It’s All About Jobs

A few years ago every time I got together with friends the conversation touched on stock prices. Then it was house prices. If I was talking with a woman it gravitated to diet and exercise. Now everybody wants to talk about jobs, and why their kids can’t find good ones, and what should their grandchildren learn to be able to make a living in 10 years.

This is actually a topic I’ve thought quite a lot about—not as much as baseball—but enough to blog like I know something.

1) Globalization affects everybody and it is not going away. Your X-ray is being read in India. This Web site you are reading has been prepared in part by an outsourcer in the Philippines. Your coffee came from Ethiopia or Peru or Indonesia. I’m selling British made screw machines to companies in Brazil, which are making product for Chinese auto companies. This connection will become more profound in the coming years. Kids need to get in step with the trend. Look for every opportunity to get your children to learn foreign languages at an early age. And it does not need to be a popular one—Chinese, Hebrew, Swedish, Czech, Portuguese, and German can all be useful. Having a world perspective at a young age is a big edge. I believe the Mormon mission experience gives the Mormon kids an edge because they have to do something hard in unfamiliar surroundings for a year or two before resuming a normal life in the States. The Israeli kids who travel for a year after military service get a similar boost.

2) You have to do something really well to get paid well. The gold standard is 10,000 hours of practice. Malcolm Gladwell discussed this in his book The Outliers. He used the Beatles as an example. They labored in little clubs in Germany for five years honing their sound and skills before going back to England for fame and fortune. There is no substitute for the experience of doing things badly, and gradually improving. It’s why we have minor leagues. Look for good supervision and don’t be afraid to jump ship to expand your knowledge.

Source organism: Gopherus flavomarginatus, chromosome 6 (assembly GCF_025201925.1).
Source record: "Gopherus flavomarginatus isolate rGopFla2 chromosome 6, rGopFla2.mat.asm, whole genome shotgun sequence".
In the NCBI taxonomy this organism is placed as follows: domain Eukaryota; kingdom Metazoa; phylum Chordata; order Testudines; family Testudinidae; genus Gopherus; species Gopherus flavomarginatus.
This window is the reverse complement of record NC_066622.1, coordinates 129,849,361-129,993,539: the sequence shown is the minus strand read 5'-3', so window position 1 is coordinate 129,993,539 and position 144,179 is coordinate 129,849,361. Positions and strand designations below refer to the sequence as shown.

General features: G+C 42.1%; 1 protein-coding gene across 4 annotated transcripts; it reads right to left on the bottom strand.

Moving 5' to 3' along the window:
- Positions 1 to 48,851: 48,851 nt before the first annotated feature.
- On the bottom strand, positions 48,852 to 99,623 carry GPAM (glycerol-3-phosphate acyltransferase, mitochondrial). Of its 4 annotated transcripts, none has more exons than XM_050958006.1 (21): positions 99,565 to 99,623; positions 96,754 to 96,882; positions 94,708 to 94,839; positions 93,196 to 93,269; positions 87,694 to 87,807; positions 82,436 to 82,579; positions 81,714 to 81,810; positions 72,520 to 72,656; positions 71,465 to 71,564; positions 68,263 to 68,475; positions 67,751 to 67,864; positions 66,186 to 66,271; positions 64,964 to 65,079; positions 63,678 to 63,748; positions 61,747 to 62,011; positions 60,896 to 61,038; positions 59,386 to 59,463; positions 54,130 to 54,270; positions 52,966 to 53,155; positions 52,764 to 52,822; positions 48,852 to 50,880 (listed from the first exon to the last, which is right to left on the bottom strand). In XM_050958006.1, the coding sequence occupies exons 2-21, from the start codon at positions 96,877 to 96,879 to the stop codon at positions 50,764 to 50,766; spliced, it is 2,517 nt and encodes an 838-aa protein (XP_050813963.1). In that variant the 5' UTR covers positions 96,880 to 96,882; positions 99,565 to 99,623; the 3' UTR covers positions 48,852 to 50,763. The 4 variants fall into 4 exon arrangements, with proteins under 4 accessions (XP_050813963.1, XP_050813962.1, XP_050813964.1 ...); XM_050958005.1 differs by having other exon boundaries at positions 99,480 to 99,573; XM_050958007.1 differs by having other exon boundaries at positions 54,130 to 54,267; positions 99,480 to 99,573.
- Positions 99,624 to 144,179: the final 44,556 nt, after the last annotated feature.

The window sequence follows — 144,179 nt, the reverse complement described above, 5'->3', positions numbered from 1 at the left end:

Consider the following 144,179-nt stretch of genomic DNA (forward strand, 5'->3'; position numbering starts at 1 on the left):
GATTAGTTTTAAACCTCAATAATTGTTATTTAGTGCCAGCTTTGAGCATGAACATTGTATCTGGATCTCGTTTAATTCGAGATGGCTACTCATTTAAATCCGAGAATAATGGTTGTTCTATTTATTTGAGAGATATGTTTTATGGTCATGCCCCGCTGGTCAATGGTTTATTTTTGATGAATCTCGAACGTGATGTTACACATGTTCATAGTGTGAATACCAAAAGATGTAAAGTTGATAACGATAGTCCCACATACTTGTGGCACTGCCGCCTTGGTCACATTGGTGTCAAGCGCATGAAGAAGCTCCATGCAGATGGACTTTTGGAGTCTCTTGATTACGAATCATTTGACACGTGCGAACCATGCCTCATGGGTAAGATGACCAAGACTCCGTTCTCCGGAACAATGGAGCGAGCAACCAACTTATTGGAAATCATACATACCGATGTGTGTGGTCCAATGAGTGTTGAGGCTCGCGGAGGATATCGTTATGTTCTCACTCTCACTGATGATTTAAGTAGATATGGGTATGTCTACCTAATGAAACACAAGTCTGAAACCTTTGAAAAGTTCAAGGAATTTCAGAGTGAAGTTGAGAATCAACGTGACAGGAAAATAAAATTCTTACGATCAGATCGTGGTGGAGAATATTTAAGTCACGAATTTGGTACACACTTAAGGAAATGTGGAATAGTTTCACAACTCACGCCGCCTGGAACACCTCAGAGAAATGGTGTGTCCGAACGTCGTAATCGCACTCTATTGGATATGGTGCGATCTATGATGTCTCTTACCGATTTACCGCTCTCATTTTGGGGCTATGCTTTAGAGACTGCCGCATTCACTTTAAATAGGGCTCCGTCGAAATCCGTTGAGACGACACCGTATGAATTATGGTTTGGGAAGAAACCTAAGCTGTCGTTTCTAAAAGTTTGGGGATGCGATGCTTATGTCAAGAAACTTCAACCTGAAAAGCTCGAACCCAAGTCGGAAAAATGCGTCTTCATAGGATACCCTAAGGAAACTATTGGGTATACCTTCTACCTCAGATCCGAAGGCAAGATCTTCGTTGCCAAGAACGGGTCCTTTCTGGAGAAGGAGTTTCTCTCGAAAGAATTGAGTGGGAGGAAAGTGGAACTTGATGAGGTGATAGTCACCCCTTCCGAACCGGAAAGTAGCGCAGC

3) Get yourself known. Network like crazy. People like to hire the people they know or their friends know. And it may have nothing to do with credentials or professional expertise because the perception of a good work ethic and ability to play with others often trumps resumes or skills. Go to conferences, lectures, book signings. Join a singing group, a flag football league, a charity—anything that gets you connected with more people.

4) Be willing and eager to freelance. This is the “new work.” I look at our small used machinery business and Today’s Machining World. We use a freelance National Acme rebuilder, a part-time Hydromat specialist, part-time machine cleaners, a freelance art director, and a half-time editor. And then add me to the list—as a part-time article writer. We are living in the gig world, the project-hiring world. The world of no company health insurance. Adjust to buying your own.

5) Learn to live with lean. Productivity improvement is endless in business. Less is more. Automation, doubling up tasks, outsourcing, downsizing, working from home. This is the trend and it will continue to proliferate. Financial institutions, government, the Post Office, have been late to this game, but they are being forced to catch up fast by economic reality. One of the main reasons the press is so gloomy is that New York and Washington have been spared the productivity ax until recently. Now that it has hit the financials and government it has become real to the Wall Street Journal, NY Times and NPR, and soon even the elite colleges. Education, the Post Office, and the government are just starting to be struck by the job ax.

But this trend also offers an excellent work opportunity for the people who can efficiently deliver things, for banks that treat people like human beings, and for improving the quality and productivity of educational efforts. Today’s schools are failing students and communities. It will be an enormous opportunity to add value and get paid for it in the coming decade.